55. Re: joseph on “man-handling” blessings…
    I was recently wrangled into EOMC at the local Catholic College Chapel and just put the host into the mother’s hand while her child looked there at me. Any blessing i give is just as good as the mother’s.

    At least during our catechisis for EOMC, we were told to NEVER make the sign of the cross like a priest would. What would be the proper action and prayer for an EOMC with someone asking for a blessing?

    This question may also warrant a longer answer than it deserves here, but what would be the proper action kneeling during the Eucharistic Prayers during an NO Mass? I was told in my RCIA that one should remain kneeling from the beginning of the prayers to the Agnus Dei and the reception of Communion. What i see is people standing before because of where the sign of peace is placed. Which would be correct? (The reason I ask is because the chapel I attend for Mass also “forbids” reception kneeling although i have without problem but Joseph’s comments about tongue reception being banned in Canada jogged my memory). I am just curious. Fr, feel free to remove this if it is too off-topic.

  56. Tom Ryan says:

    I’m happy it’s come to a show down.

  57. isabella says:

    OK, it’s 130 AM and I’m brain dead by now but didn’t Fr Z just have a thread about whether or not we believe anything happens during the Consecration?

    Apparently some priests and bishops do not. If the bread really becomes the Body of Christ, then how can you get H1N1 or anything else? Plus my priest has NEVER made contact with my tongue; I have to stand because of my knee, but I scrunch down, tilt my head back, open my mouth wide and try to make it easy for the priest so there is no danger of dropping Jesus because I move or do something stupid.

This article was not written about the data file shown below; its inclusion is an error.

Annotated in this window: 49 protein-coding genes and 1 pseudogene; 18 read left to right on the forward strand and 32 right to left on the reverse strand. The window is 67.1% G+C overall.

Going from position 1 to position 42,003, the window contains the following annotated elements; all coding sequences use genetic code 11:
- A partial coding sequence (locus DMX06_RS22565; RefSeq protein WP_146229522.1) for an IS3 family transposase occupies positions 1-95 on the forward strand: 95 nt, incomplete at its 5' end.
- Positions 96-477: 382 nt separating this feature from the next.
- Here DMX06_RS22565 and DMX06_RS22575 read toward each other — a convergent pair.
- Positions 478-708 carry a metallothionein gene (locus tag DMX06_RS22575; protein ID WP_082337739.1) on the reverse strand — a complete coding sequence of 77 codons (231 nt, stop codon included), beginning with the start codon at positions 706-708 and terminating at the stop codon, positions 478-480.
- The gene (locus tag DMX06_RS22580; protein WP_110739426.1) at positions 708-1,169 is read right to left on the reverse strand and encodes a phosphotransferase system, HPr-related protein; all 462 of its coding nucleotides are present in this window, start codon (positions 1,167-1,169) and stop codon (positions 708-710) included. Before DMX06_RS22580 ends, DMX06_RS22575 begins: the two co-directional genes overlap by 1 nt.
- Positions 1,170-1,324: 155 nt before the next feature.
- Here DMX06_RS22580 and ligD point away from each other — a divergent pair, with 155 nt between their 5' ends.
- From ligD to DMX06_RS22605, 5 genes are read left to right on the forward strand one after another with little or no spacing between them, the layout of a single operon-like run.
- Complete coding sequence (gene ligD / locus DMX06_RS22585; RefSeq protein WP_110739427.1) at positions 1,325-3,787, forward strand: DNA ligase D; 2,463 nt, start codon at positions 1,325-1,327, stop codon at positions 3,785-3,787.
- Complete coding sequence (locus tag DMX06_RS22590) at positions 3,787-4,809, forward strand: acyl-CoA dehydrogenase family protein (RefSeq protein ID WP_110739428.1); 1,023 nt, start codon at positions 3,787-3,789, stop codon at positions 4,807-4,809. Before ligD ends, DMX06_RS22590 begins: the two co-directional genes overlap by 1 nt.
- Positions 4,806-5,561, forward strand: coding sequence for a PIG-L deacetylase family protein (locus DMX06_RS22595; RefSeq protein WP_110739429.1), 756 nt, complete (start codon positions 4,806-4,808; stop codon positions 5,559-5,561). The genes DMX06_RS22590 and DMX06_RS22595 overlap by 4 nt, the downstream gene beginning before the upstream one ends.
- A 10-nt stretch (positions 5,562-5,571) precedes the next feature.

He also has been trained on HOW to distribute Communion on the tongue – maybe this is what the rest should focus on. If people (lay and ordained) don’t believe they are receiving/holding the Body of Christ, then they should have the courage of their convictions and become Protestant.

    Sorry to sound grouchy, it just seems like this nonsense is spreading and I’m afraid it will arrive here.

  58. Tom Ryan says:

    It would be interesting to survey the diocese to determine if His Excellency still permits reception of the Precious Blood from a common cup and still allows amateurs (EMHCs) to “assist” with the distribution of Communion.

    Or, is this just an opportunistic attempt to enforce Communion in the Hand?

    the real Tom Ryan

  59. Norah says:

    The original letter was dated 24 July 2009

    Email: “on 24 July 2009, stated that it is not licit to deny reception of communion on the tongue, despite the current threat of H1N1. Attached is a scan of the CDF’s letter on this matter.”

    Contrary to what the email said the letter from the CDW does not refer to ‘the currect threat of HINI’ it merely refers to reception of communion on the tongue. How do we know that the letter sent to the CDW in June 09 made any mention of the possible denial of reception of communion on the tongue in the case of the threat of HINI?

    I know nothing of the Curia but common sense tells me that when the WHO declares a pandemic and the bishop of a diocese issues a directive that methods which aim to control the spread of the pandemic are to be implemented surely the CDW in Rome is not going to override the bishop and his on the ground knowledge of the health situation.

  60. james says: